The Benefits of Gratitude for Mental Health (& 3 Gratitude Exercises)
“Instead of focusing on what you don’t have, focus on all the great things you already have in your life.”
You’ve probably heard about gratitude a hundred times, and it can start to get annoying.
It’s hard to focus on the good things in life when you’re dealing with unending stress at work, frustrating relationships, and anxious thoughts.
But finding a way to be thankful for the small things can train your brain to keep looking for the positives – and start to boost your mental health.
Here at KMA Therapy, we know you want to find ways to feel better in your life, and know why they’re working. For over 14 years, we’ve helped our clients learn independent strategies to boost their mental wellness and connected them with professional help when they needed extra support.
After reading this article, you’ll know how gratitude impacts mental health, the benefits of gratitude, and three gratitude exercises to try today.
How Does Gratitude Impact Mental Health?
Gratitude is more than just listing out things in your life that make you happy (although that can be a great place to start).
Practising gratitude can have real impacts on the way your brain processes your emotions. A 2008 study explored people’s brain activity when experiencing feelings of gratitude.
Scientists saw their brains’ reward pathways light up, boosting their serotonin (aka the happiness hormone.)
Even better, there’s no need to worry about whether you’re “doing gratitude the right way.” Even practising being grateful by thinking of good things in your life can boost your serotonin.
The Mental Health Benefits of Gratitude
Now that you know how gratitude impacts the brain, let’s explore the benefits.
Practising gratitude can:
- Lower your risk of major depression and anxiety
- Lower your risk of alcohol and drug use
- Improve your relationships
- Help you to sleep better
- Reduce your stress
If these benefits have convinced you to at least give gratitude a try, check out these four helpful exercises to get started.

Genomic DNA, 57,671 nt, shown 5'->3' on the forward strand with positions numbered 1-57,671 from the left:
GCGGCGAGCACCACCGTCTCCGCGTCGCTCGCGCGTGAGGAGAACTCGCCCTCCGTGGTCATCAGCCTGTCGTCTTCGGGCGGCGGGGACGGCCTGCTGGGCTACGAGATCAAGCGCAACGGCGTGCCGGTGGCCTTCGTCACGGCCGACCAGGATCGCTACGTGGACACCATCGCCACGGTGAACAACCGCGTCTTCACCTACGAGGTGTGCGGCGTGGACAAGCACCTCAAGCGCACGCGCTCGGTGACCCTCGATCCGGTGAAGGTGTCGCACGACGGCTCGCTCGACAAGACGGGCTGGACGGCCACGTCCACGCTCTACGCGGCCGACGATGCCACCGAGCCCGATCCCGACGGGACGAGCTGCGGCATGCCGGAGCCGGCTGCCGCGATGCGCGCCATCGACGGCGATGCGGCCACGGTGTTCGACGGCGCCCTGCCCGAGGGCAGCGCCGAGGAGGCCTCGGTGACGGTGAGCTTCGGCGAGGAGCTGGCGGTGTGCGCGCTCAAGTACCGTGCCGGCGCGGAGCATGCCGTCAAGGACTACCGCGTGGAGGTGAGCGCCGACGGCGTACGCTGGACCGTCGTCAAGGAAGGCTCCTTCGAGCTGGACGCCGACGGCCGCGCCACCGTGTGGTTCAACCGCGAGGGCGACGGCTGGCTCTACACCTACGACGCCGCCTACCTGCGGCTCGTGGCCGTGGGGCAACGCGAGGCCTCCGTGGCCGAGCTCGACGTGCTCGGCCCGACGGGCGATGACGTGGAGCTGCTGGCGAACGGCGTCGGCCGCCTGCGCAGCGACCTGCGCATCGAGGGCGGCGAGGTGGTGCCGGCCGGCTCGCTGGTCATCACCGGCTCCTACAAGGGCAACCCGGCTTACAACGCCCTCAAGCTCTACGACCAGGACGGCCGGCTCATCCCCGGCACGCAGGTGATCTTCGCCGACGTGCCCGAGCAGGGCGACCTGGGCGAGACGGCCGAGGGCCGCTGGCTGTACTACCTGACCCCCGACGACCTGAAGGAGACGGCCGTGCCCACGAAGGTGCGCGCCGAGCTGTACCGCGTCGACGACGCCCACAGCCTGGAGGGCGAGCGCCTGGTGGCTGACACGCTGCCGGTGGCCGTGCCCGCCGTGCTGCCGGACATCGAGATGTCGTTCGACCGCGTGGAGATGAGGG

3 Gratitude Exercises to Improve Your Mental Health
These exercises are a great way to start your gratitude journey and help you reap the benefits of a grateful mind.
Remember, even trying to practise gratitude is advantageous for your well-being – so don’t put too much pressure on yourself to do these exercises perfectly.
1. The “Three Good Things” Exercise
Created by positive psychologist Martin Seligman, the Three Good Things method involves just what you’d expect.
Every night, write down:
- Three good things that happened during the day
- Why they were good, or why you enjoyed them
This exercise works by helping you give as much attention to your positive thoughts as you do to your negative thoughts, increasing your happiness.
2. Count Blessings, Not Sheep
Happiness researcher Emma Seppälä has spoken about the benefits of practising gratitude right before bed, encouraging people to “count blessings, not sheep.”
This exercise involves thinking about the positive things you experienced during the day as you fall asleep.
If you usually imagine sheep jumping over a fence, or you replay the day’s stressful events as you shut your eyes to sleep, try to replace these thoughts with images of things you’re grateful for.
A study done in 2009 found that this practice not only makes you feel happier but improves your sleep quality.
3. Be Your Own Biggest Fan
Your self-talk, which is how you speak to and about yourself, significantly impacts your mental health.
Making sure you’re speaking to yourself kindly has a ton of benefits already, but combining it with a gratitude focus can send these benefits to the next level.
To do this exercise, sit in front of the mirror and begin saying nice things about yourself.
It’s okay if this feels awkward at first – remember, even trying these exercises holds many benefits.
It’s best to think of specific things you like about yourself, but here are a few to get you started:
- “I am grateful for everything my body can do.”
- “I am grateful for my kindness and my compassion.”
- “I am grateful for the good things in the life I’ve created for myself.”
Along with all the benefits of gratitude, these self-talk exercises can help you improve your self-esteem and boost your motivation.
Next Steps for Boosting Your Mental Health
After reading this article, you now understand the benefits of gratitude, how gratitude impacts your brain, and three gratitude exercises to try at home.
Practising gratitude is a great way to boost your mental health, but sometimes we all need extra support.
Here at KMA Therapy, we’re passionate about helping you live your best life and equipping you with the tools you need to succeed.
We’ve guided our community members to reach their goals for over 14 years, and we’re always here if you ever need support.
Book an appointment today, or connect with our team to learn more.
If you’re not yet ready to book an appointment, check out these resources to learn more: